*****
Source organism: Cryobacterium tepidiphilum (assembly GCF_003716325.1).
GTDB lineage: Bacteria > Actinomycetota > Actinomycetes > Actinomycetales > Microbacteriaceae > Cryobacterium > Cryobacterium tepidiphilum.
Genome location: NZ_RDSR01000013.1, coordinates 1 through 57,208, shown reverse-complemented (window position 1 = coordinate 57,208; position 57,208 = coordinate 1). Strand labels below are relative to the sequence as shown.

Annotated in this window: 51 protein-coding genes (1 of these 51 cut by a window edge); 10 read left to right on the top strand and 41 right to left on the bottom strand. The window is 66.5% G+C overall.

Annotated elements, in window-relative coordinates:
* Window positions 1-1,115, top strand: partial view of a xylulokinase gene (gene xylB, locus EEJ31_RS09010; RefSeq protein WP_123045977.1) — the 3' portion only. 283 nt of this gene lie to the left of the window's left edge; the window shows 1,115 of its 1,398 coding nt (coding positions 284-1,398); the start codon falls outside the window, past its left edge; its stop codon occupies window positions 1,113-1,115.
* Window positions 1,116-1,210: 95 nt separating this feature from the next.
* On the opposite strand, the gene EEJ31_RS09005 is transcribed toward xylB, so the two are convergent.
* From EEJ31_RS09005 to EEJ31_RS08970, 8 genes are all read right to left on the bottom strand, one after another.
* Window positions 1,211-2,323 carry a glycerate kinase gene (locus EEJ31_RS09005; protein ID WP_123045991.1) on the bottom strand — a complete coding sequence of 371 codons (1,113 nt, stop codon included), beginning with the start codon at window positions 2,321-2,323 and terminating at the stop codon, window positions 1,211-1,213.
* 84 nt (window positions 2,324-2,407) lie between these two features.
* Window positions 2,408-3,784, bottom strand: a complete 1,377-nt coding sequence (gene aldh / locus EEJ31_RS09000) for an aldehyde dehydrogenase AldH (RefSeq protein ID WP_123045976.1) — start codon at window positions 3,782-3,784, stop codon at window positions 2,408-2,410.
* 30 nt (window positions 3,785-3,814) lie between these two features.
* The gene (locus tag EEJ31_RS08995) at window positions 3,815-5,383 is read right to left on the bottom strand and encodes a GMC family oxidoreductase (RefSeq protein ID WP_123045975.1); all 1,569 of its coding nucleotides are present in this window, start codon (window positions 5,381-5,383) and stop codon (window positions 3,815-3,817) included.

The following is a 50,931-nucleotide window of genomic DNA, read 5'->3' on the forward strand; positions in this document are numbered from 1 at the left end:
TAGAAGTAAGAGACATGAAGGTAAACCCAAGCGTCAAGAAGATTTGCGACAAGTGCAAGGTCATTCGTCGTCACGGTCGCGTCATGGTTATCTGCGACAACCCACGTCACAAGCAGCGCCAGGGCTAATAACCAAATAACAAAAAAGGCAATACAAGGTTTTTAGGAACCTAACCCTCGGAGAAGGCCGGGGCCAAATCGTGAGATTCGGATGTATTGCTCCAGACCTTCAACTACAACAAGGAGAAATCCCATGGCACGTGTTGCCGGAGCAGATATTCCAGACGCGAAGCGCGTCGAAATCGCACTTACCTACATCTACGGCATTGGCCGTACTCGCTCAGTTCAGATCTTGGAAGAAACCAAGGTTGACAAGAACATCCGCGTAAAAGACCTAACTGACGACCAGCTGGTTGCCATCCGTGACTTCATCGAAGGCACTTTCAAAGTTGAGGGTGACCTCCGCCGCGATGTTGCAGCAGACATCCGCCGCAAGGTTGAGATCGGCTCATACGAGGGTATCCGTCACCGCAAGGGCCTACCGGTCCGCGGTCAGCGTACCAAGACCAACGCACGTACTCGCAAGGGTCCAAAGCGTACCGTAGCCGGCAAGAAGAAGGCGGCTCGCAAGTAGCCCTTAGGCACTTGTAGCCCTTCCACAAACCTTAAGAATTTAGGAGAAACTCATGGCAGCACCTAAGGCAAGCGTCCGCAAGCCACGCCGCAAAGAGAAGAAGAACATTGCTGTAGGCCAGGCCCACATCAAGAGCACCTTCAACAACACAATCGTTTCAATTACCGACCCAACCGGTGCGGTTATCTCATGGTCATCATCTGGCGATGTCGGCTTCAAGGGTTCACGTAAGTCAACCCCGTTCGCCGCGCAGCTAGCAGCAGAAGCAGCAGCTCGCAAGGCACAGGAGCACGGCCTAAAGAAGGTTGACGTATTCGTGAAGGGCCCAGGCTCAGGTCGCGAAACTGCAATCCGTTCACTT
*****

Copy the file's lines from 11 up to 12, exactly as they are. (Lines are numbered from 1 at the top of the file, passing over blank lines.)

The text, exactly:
* 84 nt (window positions 2,324-2,407) lie between these two features.
* Window positions 2,408-3,784, bottom strand: a complete 1,377-nt coding sequence (gene aldh / locus EEJ31_RS09000) for an aldehyde dehydrogenase AldH (RefSeq protein ID WP_123045976.1) — start codon at window positions 3,782-3,784, stop codon at window positions 2,408-2,410.